IT IS NOT known, at least by the people of Tasmania, how many secret deals have been made to transfer public money to Gunns.

The cynically contrived release of a secret “sovereign risk” agreement made four months ago between Gunns, Forestry Tasmania and the Lennon government (in reality an internal arrangement between three intertwined parts of one entity) is simply designed to minimize any political fallout that would have occurred if the deal was exposed at another time, probably through the budget estimates process.

There is little doubt that members of the government have thought long and hard about how they could conceal the arrangement, and have spent four months without arriving at a way of doing so.  In that sense processes such as budget estimates are a real nuisance to them, in much the same way as parliamentary question time is, or the length of time given to debate and scrutiny of legislation is.

As with all parliamentary procedures and processes that have been developed over time to ensure and to preserve hard-won democratic practices and good governance, the Lennon government sees them as purely “formal” obstacles that get in the way, forms they have been unable to completely dispense with, but which they habitually attempt to weaken and undermine, where they cannot remove. 

The success of the current government in limiting, bypassing and weakening the democratic fabric of governance is clear enough, as I have argued Here.  One consequence of this dubious achievement is that it is not known, at least by the people of Tasmania, how many secret deals have been made to transfer public money to benefit corporate interests.

There is now no doubt that ways and means of diverting millions of dollars to fund Gunns’ pipelines have been exercising the minds and energies of a diverse collection of ALP politicians and bureaucrats for some time.  We just don’t know when all that started, or to put it another way, how long it was kept hidden before Lennon was asked about it by journalist Sue Neales. 

The leader of the totally ineffective Liberal Party, Will Hodgman, was apparently surprised to learn that Gunns might not be paying for their pipelines.  That being the case, it is even more surprising, is it not, that the Liberal Party has shown no interest in investigating when this decision was made?  The obvious question in relation to this is whether the decision was made before the passage of the Pulp Mill Assessment Act (PMAA), but was hidden from view.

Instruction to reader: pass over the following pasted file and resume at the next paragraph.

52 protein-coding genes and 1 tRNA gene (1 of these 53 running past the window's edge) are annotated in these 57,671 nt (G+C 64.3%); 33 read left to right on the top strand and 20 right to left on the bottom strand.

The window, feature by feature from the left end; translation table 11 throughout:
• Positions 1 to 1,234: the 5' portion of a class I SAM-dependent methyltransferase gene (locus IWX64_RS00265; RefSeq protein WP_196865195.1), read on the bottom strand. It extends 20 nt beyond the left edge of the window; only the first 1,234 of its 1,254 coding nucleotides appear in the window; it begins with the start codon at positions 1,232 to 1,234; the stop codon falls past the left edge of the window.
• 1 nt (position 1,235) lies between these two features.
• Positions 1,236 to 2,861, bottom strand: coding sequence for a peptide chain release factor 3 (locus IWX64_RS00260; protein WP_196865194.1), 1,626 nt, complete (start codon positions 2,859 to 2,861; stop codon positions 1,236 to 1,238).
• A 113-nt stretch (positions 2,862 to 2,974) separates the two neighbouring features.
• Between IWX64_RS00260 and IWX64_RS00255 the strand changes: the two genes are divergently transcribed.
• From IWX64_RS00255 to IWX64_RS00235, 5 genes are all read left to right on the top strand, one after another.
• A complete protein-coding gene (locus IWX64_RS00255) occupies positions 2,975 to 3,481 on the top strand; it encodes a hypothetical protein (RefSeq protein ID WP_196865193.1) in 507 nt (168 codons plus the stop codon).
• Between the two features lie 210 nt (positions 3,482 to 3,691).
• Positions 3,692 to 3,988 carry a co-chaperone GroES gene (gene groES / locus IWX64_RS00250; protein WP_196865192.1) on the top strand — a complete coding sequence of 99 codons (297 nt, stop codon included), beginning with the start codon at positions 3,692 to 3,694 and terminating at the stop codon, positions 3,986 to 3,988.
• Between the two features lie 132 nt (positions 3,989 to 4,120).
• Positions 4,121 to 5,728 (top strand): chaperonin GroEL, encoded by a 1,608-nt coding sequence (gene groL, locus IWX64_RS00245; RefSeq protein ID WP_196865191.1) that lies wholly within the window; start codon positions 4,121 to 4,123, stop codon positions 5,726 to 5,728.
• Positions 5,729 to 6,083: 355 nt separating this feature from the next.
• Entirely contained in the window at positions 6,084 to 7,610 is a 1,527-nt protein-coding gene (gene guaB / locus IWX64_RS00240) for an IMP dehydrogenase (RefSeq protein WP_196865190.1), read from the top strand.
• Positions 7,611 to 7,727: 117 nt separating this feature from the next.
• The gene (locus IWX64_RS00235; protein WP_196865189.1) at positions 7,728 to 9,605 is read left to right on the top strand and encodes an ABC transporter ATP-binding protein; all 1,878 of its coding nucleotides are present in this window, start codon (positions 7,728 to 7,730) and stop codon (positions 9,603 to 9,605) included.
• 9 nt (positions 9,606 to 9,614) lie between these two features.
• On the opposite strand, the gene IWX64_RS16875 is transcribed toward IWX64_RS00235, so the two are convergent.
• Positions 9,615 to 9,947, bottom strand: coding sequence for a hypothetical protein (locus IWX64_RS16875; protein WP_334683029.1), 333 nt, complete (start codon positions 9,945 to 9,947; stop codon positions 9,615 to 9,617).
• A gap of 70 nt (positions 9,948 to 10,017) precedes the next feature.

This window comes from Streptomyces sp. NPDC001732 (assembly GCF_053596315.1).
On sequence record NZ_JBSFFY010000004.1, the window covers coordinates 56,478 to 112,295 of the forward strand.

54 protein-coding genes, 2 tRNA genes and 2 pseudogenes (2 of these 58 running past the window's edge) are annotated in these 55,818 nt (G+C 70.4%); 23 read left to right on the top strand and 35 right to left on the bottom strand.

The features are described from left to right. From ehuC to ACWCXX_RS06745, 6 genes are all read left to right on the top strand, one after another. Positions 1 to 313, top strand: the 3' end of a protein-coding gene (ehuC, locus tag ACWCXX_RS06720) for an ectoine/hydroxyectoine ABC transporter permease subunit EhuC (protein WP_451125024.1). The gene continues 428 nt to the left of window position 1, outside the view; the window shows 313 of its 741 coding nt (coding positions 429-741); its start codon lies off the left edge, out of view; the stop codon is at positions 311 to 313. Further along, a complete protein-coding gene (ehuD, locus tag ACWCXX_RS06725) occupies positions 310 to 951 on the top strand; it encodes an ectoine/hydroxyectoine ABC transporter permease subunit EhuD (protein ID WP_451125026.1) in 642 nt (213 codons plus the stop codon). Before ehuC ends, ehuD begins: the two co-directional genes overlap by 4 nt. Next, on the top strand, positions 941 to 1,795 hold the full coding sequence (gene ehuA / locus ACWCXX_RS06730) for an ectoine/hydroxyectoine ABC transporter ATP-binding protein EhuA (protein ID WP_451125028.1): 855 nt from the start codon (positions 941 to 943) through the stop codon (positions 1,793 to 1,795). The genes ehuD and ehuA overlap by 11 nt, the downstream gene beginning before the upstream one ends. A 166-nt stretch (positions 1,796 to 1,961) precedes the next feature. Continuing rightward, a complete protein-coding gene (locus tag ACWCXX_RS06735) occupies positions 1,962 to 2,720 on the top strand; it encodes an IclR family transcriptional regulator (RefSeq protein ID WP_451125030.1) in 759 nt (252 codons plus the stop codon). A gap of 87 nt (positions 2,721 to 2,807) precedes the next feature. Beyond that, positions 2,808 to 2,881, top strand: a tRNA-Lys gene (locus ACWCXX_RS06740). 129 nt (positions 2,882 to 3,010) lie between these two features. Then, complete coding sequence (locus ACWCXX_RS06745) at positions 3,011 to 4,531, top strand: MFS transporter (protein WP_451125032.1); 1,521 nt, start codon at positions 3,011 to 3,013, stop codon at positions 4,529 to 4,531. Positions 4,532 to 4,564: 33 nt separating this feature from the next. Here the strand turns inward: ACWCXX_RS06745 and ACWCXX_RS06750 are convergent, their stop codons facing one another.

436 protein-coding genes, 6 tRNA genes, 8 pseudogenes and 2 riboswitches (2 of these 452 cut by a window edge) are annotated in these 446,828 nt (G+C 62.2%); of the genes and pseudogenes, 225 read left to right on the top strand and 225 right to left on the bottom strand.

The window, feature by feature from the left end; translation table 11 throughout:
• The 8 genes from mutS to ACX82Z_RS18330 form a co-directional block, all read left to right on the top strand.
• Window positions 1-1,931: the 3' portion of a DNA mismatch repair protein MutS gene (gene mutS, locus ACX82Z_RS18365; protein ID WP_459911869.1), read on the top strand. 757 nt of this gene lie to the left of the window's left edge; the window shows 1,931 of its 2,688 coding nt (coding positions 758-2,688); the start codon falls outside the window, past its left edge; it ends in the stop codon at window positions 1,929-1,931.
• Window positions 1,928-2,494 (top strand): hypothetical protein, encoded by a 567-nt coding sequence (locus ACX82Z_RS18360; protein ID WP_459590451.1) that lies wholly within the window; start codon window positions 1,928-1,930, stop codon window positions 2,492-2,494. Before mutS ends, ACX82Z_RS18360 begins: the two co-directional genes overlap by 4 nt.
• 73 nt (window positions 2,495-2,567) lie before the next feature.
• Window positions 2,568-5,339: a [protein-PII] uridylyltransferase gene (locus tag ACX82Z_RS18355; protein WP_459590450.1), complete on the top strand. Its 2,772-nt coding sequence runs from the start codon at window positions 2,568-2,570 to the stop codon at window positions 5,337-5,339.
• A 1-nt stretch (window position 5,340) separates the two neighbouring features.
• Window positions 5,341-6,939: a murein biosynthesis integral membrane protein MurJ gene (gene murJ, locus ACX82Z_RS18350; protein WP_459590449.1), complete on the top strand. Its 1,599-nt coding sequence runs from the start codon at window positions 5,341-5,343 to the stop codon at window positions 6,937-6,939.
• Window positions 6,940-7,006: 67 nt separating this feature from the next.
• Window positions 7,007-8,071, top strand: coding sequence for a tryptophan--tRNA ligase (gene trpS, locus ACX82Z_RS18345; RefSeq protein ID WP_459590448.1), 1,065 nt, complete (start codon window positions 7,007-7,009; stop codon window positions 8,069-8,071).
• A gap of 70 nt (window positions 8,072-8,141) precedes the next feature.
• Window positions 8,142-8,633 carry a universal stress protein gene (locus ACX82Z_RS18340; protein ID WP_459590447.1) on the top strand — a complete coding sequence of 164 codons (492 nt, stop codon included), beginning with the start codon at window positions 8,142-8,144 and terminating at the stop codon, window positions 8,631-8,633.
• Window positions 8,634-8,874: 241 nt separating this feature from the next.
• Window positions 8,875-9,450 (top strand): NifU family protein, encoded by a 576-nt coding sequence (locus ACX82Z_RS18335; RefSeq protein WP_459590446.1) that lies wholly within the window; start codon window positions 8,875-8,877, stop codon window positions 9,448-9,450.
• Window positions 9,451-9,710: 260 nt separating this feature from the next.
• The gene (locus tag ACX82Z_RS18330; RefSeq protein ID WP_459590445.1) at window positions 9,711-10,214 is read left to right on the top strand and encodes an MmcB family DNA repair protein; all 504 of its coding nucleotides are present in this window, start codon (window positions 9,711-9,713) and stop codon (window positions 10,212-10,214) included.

If hidden from view, and without anybody in the Liberal Party or those who supported the legislation in the Legislative Council having the wit or the willingness to ask the necessary questions, the issue was not raised.  But it should have been.

Would all those MLCs who supported the PMAA have been so willing to do so if they had known or suspected that the public could end up paying for Gunns’ pipeline infrastructure?

So the question remains:  when was a decision made for public funds, at least $60 million, but probably closer to $200 million, to pay for Gunns’ pipelines?

The mere idea that taxpayers’ money could even be considered to be used in this way is a gross dereliction of responsible government, made more appalling when it be considered that many people are being denied access to adequate health care in Tasmania.

It is precisely within this context, one of the profound contempt the Lennon government has for the well-being of Tasmanian people, and the future health of their communities, that the tripartite “sovereign risk” agreement should be seen and understood.

That contempt was nowhere more apparent than in Section 11 of the PMAA, which poses a very apt contrast to the sovereign risk agreement.  Section 11 stipulates very thoroughly that no person may appeal about “any action, decision, process, matter or thing relating to the assessment and/or approval of the pulp mill project”.

The PMAA contained no provisions for any baseline studies on possible adverse impacts, and it totally excluded any consideration of social, economic and environmental costs.  As the statute bar makes clear, the government and the opposition and a majority of MLCs were concerned to ensure that there were legal barriers to prevent consideration of any such risk assessments.

Instead of adequately ensuring that people, communities and businesses were protected from adverse impacts of the pulp mill, the PMAA was deliberately designed to ensure that they were not.  The intent of the legislation was to prevent compensation for loss.

If people of the Tamar valley, of Launceston, of the north east, of Lilydale, of the Meander valley or elsewhere in Tasmania, need any further evidence of their inconsequential place in the scheme of things, they need only to heed the advice of the now disgraced former Deputy Premier Steve Kons, who suggested at the time he was preparing to vote for Section 11 of the PMAA that businesses affected adversely by pulp mill pollution had the avenue of pursuing civil action. 

Read more of Peter Henning Here

Peter Henning Sovereign Risk versus Section 11 of the Pulp Mill Assessment Act

That contempt was nowhere more apparent than in Section 11 of the PMAA, which poses a very apt contrast to the sovereign risk agreement.  Section 11 stipulates very thoroughly that no person may appeal about “any action, decision, process, matter or thing relating to the assessment and/or approval of the pulp mill project”.